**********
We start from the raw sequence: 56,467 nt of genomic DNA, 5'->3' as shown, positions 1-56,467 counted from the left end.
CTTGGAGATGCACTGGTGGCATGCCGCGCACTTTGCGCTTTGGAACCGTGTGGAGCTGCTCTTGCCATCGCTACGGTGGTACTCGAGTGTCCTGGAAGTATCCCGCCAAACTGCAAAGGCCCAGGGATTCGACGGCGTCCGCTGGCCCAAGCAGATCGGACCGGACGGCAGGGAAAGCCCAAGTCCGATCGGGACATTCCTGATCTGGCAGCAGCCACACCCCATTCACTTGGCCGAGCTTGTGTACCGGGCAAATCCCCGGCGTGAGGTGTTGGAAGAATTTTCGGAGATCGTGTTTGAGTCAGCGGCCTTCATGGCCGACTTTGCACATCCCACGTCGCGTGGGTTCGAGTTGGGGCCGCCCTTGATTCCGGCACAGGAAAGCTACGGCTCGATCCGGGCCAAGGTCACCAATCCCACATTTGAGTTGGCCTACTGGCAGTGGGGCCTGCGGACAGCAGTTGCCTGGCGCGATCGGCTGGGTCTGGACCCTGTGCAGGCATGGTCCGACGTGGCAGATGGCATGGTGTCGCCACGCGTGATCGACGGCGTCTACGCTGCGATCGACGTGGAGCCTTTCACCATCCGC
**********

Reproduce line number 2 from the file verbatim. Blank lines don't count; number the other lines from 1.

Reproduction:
CTTGGAGATGCACTGGTGGCATGCCGCGCACTTTGCGCTTTGGAACCGTGTGGAGCTGCTCTTGCCATCGCTACGGTGGTACTCGAGTGTCCTGGAAGTATCCCGCCAAACTGCAAAGGCCCAGGGATTCGACGGCGTCCGCTGGCCCAAGCAGATCGGACCGGACGGCAGGGAAAGCCCAAGTCCGATCGGGACATTCCTGATCTGGCAGCAGCCACACCCCATTCACTTGGCCGAGCTTGTGTACCGGGCAAATCCCCGGCGTGAGGTGTTGGAAGAATTTTCGGAGATCGTGTTTGAGTCAGCGGCCTTCATGGCCGACTTTGCACATCCCACGTCGCGTGGGTTCGAGTTGGGGCCGCCCTTGATTCCGGCACAGGAAAGCTACGGCTCGATCCGGGCCAAGGTCACCAATCCCACATTTGAGTTGGCCTACTGGCAGTGGGGCCTGCGGACAGCAGTTGCCTGGCGCGATCGGCTGGGTCTGGACCCTGTGCAGGCATGGTCCGACGTGGCAGATGGCATGGTGTCGCCACGCGTGATCGACGGCGTCTACGCTGCGATCGACGTGGAGCCTTTCACCATCCGC